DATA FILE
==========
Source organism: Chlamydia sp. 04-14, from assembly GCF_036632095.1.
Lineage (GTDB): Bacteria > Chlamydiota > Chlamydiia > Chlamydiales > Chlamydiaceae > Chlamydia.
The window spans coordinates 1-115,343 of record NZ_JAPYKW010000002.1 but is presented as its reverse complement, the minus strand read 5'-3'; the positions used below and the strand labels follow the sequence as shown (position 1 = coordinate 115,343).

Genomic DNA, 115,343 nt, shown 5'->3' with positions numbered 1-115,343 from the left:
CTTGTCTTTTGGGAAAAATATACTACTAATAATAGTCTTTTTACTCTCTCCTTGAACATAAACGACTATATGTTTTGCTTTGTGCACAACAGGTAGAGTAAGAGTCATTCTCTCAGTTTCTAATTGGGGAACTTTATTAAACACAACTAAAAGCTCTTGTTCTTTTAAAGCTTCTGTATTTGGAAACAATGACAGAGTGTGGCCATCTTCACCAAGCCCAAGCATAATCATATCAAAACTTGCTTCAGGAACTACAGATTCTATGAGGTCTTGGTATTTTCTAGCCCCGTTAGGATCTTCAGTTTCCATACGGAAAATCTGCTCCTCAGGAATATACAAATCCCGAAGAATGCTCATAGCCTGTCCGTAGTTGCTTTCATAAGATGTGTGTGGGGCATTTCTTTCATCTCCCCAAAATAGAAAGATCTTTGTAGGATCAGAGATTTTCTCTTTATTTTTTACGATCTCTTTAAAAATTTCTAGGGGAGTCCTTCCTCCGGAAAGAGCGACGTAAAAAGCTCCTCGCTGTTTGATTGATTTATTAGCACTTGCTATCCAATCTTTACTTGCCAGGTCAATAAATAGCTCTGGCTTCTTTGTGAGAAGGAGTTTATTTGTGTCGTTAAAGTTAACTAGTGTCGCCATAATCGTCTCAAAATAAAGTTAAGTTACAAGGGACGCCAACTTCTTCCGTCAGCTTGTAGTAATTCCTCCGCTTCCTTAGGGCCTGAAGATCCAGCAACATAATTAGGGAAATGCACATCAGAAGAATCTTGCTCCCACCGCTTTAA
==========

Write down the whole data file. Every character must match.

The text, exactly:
Source organism: Chlamydia sp. 04-14, from assembly GCF_036632095.1.
Lineage (GTDB): Bacteria > Chlamydiota > Chlamydiia > Chlamydiales > Chlamydiaceae > Chlamydia.
The window spans coordinates 1-115,343 of record NZ_JAPYKW010000002.1 but is presented as its reverse complement, the minus strand read 5'-3'; the positions used below and the strand labels follow the sequence as shown (position 1 = coordinate 115,343).

Genomic DNA, 115,343 nt, shown 5'->3' with positions numbered 1-115,343 from the left:
CTTGTCTTTTGGGAAAAATATACTACTAATAATAGTCTTTTTACTCTCTCCTTGAACATAAACGACTATATGTTTTGCTTTGTGCACAACAGGTAGAGTAAGAGTCATTCTCTCAGTTTCTAATTGGGGAACTTTATTAAACACAACTAAAAGCTCTTGTTCTTTTAAAGCTTCTGTATTTGGAAACAATGACAGAGTGTGGCCATCTTCACCAAGCCCAAGCATAATCATATCAAAACTTGCTTCAGGAACTACAGATTCTATGAGGTCTTGGTATTTTCTAGCCCCGTTAGGATCTTCAGTTTCCATACGGAAAATCTGCTCCTCAGGAATATACAAATCCCGAAGAATGCTCATAGCCTGTCCGTAGTTGCTTTCATAAGATGTGTGTGGGGCATTTCTTTCATCTCCCCAAAATAGAAAGATCTTTGTAGGATCAGAGATTTTCTCTTTATTTTTTACGATCTCTTTAAAAATTTCTAGGGGAGTCCTTCCTCCGGAAAGAGCGACGTAAAAAGCTCCTCGCTGTTTGATTGATTTATTAGCACTTGCTATCCAATCTTTACTTGCCAGGTCAATAAATAGCTCTGGCTTCTTTGTGAGAAGGAGTTTATTTGTGTCGTTAAAGTTAACTAGTGTCGCCATAATCGTCTCAAAATAAAGTTAAGTTACAAGGGACGCCAACTTCTTCCGTCAGCTTGTAGTAATTCCTCCGCTTCCTTAGGGCCTGAAGATCCAGCAACATAATTAGGGAAATGCACATCAGAAGAATCTTGCTCCCACCGCTTTAA